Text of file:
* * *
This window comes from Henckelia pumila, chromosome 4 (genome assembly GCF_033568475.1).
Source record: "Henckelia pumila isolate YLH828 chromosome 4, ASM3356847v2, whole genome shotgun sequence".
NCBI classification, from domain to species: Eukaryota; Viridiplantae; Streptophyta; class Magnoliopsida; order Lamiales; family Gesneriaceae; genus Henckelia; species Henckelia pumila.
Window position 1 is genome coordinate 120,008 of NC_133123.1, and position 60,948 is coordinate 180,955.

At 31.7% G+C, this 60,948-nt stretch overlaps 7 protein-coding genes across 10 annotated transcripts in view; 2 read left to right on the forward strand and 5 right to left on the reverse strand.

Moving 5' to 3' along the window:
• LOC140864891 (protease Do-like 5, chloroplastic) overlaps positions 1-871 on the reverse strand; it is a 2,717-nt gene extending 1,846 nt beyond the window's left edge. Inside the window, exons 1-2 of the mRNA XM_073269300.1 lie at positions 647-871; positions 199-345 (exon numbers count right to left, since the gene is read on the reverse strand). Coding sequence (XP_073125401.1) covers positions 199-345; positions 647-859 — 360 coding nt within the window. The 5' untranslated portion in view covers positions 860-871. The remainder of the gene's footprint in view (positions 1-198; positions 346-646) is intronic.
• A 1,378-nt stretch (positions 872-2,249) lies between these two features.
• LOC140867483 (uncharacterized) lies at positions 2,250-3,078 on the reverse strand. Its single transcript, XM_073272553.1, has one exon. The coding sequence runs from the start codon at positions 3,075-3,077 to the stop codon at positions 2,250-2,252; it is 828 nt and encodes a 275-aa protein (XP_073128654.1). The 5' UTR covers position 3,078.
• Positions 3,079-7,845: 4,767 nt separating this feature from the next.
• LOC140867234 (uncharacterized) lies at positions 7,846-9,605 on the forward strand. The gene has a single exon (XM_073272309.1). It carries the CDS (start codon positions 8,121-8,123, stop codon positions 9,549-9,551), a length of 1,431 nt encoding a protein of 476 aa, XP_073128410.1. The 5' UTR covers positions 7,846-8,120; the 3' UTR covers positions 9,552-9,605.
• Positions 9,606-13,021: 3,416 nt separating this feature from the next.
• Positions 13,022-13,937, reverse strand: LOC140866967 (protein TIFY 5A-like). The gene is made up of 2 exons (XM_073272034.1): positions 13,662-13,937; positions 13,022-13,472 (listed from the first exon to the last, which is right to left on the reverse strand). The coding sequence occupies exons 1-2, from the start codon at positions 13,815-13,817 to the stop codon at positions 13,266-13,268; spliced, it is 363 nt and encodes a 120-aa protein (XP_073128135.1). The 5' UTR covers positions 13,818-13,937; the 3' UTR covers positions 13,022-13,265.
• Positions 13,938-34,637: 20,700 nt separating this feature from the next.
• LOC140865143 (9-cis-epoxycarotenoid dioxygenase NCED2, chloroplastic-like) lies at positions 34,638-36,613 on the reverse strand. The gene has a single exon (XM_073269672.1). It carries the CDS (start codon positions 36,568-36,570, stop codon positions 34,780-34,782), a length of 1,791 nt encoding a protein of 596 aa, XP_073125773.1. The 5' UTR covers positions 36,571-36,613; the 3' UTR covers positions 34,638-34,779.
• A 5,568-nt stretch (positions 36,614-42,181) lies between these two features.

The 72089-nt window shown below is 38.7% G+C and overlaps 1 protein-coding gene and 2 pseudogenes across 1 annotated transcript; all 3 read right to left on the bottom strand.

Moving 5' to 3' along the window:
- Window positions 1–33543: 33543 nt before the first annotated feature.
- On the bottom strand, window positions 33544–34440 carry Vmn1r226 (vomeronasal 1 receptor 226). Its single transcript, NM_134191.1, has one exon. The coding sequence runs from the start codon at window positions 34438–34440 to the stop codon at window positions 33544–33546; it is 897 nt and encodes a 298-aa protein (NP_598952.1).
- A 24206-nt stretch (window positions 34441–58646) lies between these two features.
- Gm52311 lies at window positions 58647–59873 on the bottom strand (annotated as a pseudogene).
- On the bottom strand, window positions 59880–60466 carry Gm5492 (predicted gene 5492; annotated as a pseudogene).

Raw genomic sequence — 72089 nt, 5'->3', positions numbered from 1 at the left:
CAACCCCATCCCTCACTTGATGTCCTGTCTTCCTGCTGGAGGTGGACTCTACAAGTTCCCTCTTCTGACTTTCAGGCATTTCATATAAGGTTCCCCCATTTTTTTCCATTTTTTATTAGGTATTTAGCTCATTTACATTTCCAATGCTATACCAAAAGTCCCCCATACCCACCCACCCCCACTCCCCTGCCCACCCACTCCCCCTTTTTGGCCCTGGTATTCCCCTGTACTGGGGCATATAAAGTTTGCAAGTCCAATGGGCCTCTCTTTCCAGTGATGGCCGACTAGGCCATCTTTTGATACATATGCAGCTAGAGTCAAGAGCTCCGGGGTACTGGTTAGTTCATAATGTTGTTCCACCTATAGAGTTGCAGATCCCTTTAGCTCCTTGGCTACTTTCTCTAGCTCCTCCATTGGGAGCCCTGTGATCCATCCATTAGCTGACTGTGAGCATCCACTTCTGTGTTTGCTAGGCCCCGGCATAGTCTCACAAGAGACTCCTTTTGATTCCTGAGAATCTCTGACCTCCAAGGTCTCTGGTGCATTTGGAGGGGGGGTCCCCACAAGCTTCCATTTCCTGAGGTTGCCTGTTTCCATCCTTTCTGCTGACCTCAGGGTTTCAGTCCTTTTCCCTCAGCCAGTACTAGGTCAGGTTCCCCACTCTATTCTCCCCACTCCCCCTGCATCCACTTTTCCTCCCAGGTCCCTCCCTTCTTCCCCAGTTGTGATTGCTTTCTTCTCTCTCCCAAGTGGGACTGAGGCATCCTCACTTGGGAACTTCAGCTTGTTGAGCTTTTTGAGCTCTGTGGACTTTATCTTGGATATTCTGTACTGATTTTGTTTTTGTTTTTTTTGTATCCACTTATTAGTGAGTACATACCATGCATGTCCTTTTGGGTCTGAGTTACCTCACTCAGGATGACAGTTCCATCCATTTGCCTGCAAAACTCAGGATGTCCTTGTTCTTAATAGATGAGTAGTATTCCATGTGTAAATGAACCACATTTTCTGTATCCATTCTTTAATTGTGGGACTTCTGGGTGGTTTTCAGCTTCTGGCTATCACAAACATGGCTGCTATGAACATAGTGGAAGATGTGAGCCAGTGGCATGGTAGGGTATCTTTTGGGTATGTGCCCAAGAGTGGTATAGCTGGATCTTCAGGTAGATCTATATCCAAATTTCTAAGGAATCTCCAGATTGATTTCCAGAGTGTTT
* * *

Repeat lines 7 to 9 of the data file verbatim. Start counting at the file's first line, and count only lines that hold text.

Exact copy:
• LOC140864891 (protease Do-like 5, chloroplastic) overlaps positions 1-871 on the reverse strand; it is a 2,717-nt gene extending 1,846 nt beyond the window's left edge. Inside the window, exons 1-2 of the mRNA XM_073269300.1 lie at positions 647-871; positions 199-345 (exon numbers count right to left, since the gene is read on the reverse strand). Coding sequence (XP_073125401.1) covers positions 199-345; positions 647-859 — 360 coding nt within the window. The 5' untranslated portion in view covers positions 860-871. The remainder of the gene's footprint in view (positions 1-198; positions 346-646) is intronic.
• A 1,378-nt stretch (positions 872-2,249) lies between these two features.
• LOC140867483 (uncharacterized) lies at positions 2,250-3,078 on the reverse strand. Its single transcript, XM_073272553.1, has one exon. The coding sequence runs from the start codon at positions 3,075-3,077 to the stop codon at positions 2,250-2,252; it is 828 nt and encodes a 275-aa protein (XP_073128654.1). The 5' UTR covers position 3,078.